Albert Spalding - Centennial CD Issue  (2-MRF-S-01/02)
Item# S0100
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Product Description

Albert Spalding - Centennial CD Issue  (2-MRF-S-01/02)
S0100. ALBERT SPALDING: Centennial CD Issue: Historic Recordings (Edison, Brunswick & Victor), incl. Handel, Schubert, Mendelssohn, Brahms, Chopin, Dvorák, Wieniawski, Moskowski, Raff, Ketten, Sarasate, Godard, Massenet, Kreisler, Spalding & Tartini (the latter's Devil's Trill Sonata). 2-MRF-S-01/02. Transfers by Ward Marston; released by the Albert Spalding Historical Society. Long out-of-print, Final Copy! CD #1 only is ever-so-slightly used.

CRITIC REVIEW:

“Albert Spalding (1888-1953) had a busy and successful concert career for the first half of this century, and these CDs do honor to a very accomplished violinist who was imperfectly represented on records. Spalding was born in Chicago to the famous baseball and sporting goods family, and received a thorough musical education, primarily in Italy. As a youth he was championed by the elderly Saint-Saëns; unfortunately he never recorded his mentor's Concerto #3, or the Barber concerto, the 1941 premiere of which Spalding had the noblesse oblige to save when the original soloist begged off due to the difficulties of the last movement. Spalding composed concertos, sonatas, and quartets, but like his friend Kreisler he wrote and transcribed (and recorded) short genre pieces. Indeed, the externals of Spalding's style are in the Kreisler mode: continuous vibrato, freely used portamento, and an unhurried, Olympian approach even to virtuoso music. Spalding had a beautiful tone and a relaxed, highly cultured style; his faster vibrato and more reserved rubato result in a less personal (I almost want to say, less limited) violin sound than Kreisler's: one can imagine Spalding doing nicely with Prokofiev, for example, which you really can't with Kreisler.

Spalding is still revered by record collectors for his splendid 78s of the Spohr Concerto #8 and the Brahms Sonata #2, both for Victor. Others may recall the interesting series of LPs he was coaxed out of retirement to record, a few of which were reissued by Varese Sarabande. Spalding's fame (and his clout with the record industry) never achieved quite the heights of Kreisler, Heifetz, Elman, Szigeti, or Menuhin (who contributes a personal reminiscence to the program booklet), and his prime years were spent recording for Thomas Edison, who unfortunately was stubbornly wedded to salon repertoire. Sarasate and Wieniawski are certainly legitimate violin composers, however, and since prevailing notions of how their music should go were permanently altered by Heifetz and those he influenced, Spalding's recordings offer a valuable “pre-Heifetz“ review of some repertoire that Kreisler only dipped into on disc. His intention seems never to have been to make people gasp with amazement at this or that technical feat, and neither by training nor by inclination was Heifetzian precision among his attributes. To be sure, when the music calls for it (as in Pablo de Sarasate's Introduction and Tarantella) Spalding is dazzlingly clean and biting.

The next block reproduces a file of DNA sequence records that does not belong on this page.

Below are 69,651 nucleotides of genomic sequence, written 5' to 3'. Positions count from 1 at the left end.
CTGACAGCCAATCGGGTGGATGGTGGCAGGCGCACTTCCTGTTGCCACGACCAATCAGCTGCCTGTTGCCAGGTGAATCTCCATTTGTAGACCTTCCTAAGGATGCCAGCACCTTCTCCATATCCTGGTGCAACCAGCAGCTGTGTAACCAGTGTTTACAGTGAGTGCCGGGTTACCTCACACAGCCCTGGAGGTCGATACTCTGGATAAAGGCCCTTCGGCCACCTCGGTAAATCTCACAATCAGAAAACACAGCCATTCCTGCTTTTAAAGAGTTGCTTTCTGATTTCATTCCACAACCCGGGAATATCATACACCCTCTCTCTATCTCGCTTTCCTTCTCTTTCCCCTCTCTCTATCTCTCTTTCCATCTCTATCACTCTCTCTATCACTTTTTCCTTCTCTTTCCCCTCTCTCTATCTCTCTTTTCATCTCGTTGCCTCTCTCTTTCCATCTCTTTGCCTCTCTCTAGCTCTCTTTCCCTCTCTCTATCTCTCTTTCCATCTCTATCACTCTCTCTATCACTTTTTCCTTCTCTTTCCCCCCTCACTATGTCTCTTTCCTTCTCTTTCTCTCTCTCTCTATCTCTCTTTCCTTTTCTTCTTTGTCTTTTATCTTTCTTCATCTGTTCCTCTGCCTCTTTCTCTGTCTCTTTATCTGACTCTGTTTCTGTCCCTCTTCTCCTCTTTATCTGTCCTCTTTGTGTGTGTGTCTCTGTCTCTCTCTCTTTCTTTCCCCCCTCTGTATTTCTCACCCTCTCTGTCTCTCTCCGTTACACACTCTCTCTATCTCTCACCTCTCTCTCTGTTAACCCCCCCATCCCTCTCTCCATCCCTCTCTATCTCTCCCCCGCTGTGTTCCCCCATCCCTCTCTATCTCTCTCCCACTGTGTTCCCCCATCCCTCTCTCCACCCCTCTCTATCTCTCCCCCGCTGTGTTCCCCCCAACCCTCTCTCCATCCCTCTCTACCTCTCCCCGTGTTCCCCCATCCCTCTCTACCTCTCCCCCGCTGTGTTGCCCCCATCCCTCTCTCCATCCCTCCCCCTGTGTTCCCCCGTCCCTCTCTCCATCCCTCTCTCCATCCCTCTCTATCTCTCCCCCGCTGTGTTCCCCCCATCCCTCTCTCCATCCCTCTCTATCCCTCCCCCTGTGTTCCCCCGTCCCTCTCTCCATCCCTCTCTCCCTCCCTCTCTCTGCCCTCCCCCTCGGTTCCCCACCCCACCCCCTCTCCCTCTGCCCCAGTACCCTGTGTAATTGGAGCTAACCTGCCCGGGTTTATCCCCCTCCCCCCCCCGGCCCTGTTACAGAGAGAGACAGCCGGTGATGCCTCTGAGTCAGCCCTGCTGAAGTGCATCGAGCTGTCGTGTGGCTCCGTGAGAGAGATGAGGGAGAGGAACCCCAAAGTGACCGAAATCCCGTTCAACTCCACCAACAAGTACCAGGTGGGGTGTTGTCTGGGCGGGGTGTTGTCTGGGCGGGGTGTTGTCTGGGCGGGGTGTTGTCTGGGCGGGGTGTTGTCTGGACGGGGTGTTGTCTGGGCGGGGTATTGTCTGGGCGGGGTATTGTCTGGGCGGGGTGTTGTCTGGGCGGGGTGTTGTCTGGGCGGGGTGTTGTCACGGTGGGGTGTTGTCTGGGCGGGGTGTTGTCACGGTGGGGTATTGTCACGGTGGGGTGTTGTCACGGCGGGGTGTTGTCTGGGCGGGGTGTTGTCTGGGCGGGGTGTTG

These CDs are taken from Edison, Brunswick, and Victor originals; the only major works, the Tartini and Handel sonatas, are Victors. Generally the Victors sound the best, and the Edisons rather poorly preserve the piano playing of André Benoist, but the warmth and evenness of Spalding's tone production are unfailingly evident. Ward Marsion has done the expected good job with the originals, a few of which were in rough shape. My only real criticism is that to minimize surface noise the original source material is shaved very closely to the music. I think it is also fair to register disappointment with the documentation: catalog numbers but not matrix numbers or recording dates are provided, and both discs share a short program book offering some interesting photographs of the artists but little commentary on the music and the recordings. Those already familiar with Spalding - his playing, his highly eventful life (which includes distinguished military service in both World Wars), and his excellent autobiography, RISE TO FOLLOW [B1426] - will surely be interested in this release, and for them I suppose I've just been preaching to the choir. On their own merits these CDs should attract anyone interested in the violin and the variety of styles employed by its best practitioners."

- David K. Nelson, FANFARE